The original honor did not specify what equipment, but the South Pacific variant lists the following:
A ski is narrow strip of wood, plastic, metal or combination thereof worn underfoot to glide over snow. Substantially longer than wide and characteristically employed in pairs, skis are attached to boots with bindings, either with a free, lockable, or permanently secured heel. Originally intended as an aid to travel over snow, they are now mainly used recreationally in the sport of skiing.
Like all skis, the original alpine ‘downhill’ skis were little more than wood planks. Rudolf Lettner of Salzburg began marketing steel edges in 1928, enabling the ski to grip on hard snow ice. The following year Guido Reuge introduced the Kandahar binding, providing for heel lock-down and improved control for downhill skiing. Downhill ski construction has developed into much more sophisticated technologies. The use of composite materials, such as carbon-Kevlar, made skis stronger, lighter, and more durable. By the late 1980’s, World Cup giant slalom skiers were getting race-stock skis with deeper side-cuts. In 1991, designers at Elan produced a very exaggerated version of this race ski, and in 1993 introduced a recreational version described by the company as offering a ‘parabolic’ turn shape. This became the prototype of modern ‘shaped’ skis (when viewed from above or below, the centre or ‘waist’ is significantly narrower than the tip and tail). Virtually all modern skis are made with some degree of side cut. The more dramatic the difference between the widths of the tip, waist and tail, coupled with the length, stiffness and camber of the ski, the shorter the ‘natural’ turning radius.
Skis used in downhill race events are longer, with a subtle side cut, built for speed and wide turns. Slalom skis, as well as many recreational skis, are shorter with a greater side cut to facilitate tighter, easier turns.
The ski is turned by applying pressure, rotation and edge angle. When the ski is set at an angle the edge cuts into the snow, the ski will follow the arc and hence turn the skier; a practice known as carving a turn. While old fashioned ‘straight skis’ which had little side cut could carve turns, great leg strength was required to generate the enormous pressure necessary to flex them into a curved shape, a shape called reverse camber. When a modern ski is tilted on to its edge, a gap is created between the ground and the middle of the ski (under the binding) as only the sides near the tip and the tail touch the snow. Then, as the skier gently applies pressure, the ski bends easily into reverse camber.
Care and Maintenance of Skis
With the last patches of snow melting down the mountain, unfortunately, the time of year has come to move the skis up to the attic and bring out the mountain bike and surf board. As eager as you may be to get started with your summer adventures, it is important to properly store your ski or snowboard gear. Failing to do so can cause damage to your skis as well as your wallet in future ski seasons.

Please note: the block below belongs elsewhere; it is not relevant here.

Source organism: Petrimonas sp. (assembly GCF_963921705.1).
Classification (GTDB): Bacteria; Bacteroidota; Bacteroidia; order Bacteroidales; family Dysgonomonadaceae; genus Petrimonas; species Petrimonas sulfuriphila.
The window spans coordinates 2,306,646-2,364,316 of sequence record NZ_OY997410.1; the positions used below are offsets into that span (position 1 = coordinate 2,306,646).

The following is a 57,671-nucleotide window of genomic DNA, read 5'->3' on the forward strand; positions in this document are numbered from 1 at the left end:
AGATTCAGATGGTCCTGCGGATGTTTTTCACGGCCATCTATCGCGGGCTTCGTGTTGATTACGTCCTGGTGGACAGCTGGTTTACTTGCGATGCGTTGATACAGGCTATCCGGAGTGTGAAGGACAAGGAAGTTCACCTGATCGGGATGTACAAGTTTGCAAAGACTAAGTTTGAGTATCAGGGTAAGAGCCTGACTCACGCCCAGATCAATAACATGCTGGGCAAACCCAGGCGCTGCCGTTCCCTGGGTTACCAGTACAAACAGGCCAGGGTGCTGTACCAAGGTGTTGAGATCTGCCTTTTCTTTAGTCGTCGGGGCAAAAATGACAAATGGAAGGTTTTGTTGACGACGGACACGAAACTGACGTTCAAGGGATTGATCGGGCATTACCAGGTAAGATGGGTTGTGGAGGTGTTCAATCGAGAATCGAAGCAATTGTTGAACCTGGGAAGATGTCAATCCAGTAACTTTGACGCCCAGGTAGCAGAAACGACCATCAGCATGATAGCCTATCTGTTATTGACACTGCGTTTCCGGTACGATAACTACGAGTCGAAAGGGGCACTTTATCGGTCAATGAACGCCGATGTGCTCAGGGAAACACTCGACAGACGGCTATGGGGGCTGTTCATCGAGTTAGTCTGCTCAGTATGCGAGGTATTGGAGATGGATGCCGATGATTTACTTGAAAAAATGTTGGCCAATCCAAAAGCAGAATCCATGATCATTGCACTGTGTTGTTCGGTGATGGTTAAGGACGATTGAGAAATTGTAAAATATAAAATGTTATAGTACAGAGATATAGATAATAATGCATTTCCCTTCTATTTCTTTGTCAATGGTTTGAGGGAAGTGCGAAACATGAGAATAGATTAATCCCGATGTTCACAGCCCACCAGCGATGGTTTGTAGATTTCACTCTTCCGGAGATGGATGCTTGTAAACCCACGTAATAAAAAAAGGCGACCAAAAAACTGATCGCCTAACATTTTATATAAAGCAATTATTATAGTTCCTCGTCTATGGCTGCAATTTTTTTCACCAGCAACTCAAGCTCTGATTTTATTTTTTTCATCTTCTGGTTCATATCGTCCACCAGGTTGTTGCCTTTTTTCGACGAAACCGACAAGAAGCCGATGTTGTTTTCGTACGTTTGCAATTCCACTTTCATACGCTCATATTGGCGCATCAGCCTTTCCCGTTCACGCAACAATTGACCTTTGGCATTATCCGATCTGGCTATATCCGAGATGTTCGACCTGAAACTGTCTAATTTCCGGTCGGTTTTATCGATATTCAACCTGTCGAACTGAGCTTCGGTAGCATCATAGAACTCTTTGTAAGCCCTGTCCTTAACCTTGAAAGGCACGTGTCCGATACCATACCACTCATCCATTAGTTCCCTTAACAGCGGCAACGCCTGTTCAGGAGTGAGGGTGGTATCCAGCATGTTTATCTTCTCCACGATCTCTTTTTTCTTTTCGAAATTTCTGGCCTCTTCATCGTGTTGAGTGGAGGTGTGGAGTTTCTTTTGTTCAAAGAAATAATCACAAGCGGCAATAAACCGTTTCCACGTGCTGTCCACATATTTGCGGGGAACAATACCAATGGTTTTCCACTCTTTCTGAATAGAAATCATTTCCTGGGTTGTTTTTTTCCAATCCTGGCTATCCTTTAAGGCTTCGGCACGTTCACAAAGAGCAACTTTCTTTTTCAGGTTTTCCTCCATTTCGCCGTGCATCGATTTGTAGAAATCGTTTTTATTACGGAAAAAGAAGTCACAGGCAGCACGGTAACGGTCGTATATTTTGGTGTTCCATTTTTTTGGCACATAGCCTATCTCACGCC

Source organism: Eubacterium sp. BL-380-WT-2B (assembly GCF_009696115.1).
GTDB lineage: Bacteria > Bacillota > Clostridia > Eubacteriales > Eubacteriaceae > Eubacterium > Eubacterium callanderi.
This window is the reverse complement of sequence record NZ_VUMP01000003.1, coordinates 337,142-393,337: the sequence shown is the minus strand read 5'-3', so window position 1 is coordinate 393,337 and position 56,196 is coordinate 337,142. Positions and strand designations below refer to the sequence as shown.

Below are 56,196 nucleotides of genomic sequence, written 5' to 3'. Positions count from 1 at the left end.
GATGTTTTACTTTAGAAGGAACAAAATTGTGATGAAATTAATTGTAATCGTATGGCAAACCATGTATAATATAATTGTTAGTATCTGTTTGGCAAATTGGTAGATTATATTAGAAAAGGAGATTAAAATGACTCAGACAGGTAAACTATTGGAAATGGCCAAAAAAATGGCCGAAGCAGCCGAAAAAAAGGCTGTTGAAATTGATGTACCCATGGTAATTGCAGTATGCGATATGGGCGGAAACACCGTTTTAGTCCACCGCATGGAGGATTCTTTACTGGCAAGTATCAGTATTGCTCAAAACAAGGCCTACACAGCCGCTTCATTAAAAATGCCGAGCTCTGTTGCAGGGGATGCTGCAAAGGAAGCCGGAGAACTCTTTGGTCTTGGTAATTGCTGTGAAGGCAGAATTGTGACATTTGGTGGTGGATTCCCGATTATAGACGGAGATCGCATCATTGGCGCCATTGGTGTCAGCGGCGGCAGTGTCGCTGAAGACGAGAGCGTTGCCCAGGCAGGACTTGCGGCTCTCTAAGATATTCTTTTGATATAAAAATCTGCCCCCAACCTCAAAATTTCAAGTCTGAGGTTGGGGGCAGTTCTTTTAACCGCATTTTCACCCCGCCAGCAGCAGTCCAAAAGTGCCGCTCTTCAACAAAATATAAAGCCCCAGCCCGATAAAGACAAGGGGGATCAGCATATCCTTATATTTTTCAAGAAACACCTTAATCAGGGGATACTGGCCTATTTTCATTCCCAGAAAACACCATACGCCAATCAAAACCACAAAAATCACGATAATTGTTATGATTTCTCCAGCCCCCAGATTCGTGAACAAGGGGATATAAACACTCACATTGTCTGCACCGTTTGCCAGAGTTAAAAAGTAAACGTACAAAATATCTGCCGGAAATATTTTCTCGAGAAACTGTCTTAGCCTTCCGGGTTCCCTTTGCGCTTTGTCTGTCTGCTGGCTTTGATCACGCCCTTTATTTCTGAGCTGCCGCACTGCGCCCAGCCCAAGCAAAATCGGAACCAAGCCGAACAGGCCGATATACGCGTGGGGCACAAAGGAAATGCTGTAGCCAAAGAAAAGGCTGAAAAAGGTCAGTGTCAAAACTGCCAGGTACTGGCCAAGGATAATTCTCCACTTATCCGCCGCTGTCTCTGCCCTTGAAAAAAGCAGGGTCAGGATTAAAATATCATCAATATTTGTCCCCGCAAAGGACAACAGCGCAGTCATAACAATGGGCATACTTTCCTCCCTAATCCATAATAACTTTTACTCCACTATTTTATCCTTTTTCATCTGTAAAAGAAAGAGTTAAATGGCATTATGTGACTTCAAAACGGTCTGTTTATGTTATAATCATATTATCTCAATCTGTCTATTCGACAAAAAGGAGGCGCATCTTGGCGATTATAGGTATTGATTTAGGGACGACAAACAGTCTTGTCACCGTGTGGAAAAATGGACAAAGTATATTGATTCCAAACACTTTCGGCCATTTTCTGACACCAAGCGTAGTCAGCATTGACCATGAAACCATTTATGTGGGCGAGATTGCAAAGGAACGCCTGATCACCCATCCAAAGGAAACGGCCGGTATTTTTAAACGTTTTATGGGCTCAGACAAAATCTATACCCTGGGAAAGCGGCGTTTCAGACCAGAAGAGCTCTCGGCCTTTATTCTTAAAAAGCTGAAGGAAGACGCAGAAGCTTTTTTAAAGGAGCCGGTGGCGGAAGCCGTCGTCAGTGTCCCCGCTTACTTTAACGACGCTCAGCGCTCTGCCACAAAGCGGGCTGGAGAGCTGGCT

The most critical part of your end of season ski maintenance is to dry off your skis. Wipe down your skis and poles with an old rag or towel, paying special attention to the edges and bindings. This prevents your skis from rust damage and corrosion. If you are particularly motivated, you might even remove your bindings to make sure it is dry everywhere. It is also helpful to give your skis one last tuning before packing them away for the season. Either you can pay a lot of money taking your skis to a professional or you can tune them yourself. To do this you should first use a coarse nylon or bronze ski brush to remove any excess wax or dirt from your bases, always brushing from the ski’s tip to tail. Then, with an iron, wax your ski bases with warm-temperature weather wax, spreading the wax on smoothly. Leave the wax on your skis till next season. This will hydrate the bases of your skis so that when you scrape and brush off the wax next season your skis will be fresh and good to go. This also prevents any P-tex (ie an extremely durable thermoplastic that is used in ski and snowboard bases) that might be on your bases from drying out and flaking off in the future.
Taking these precautions before storing your skis for the summer will save you from extra ski maintenance next winter, help avoid damage to your skis in the years to come, and ensure you a smooth ride.
A ski binding is an attachment which anchors a ski boot to the ski. There are different types of bindings for different types of skiing.
The vast majority of bindings for Alpine skiing work by fixing the ski boot to the ski at the toe and heel. The binding attaches the boot to the ski, but to reduce injury also allows the boot to release in case of a fall.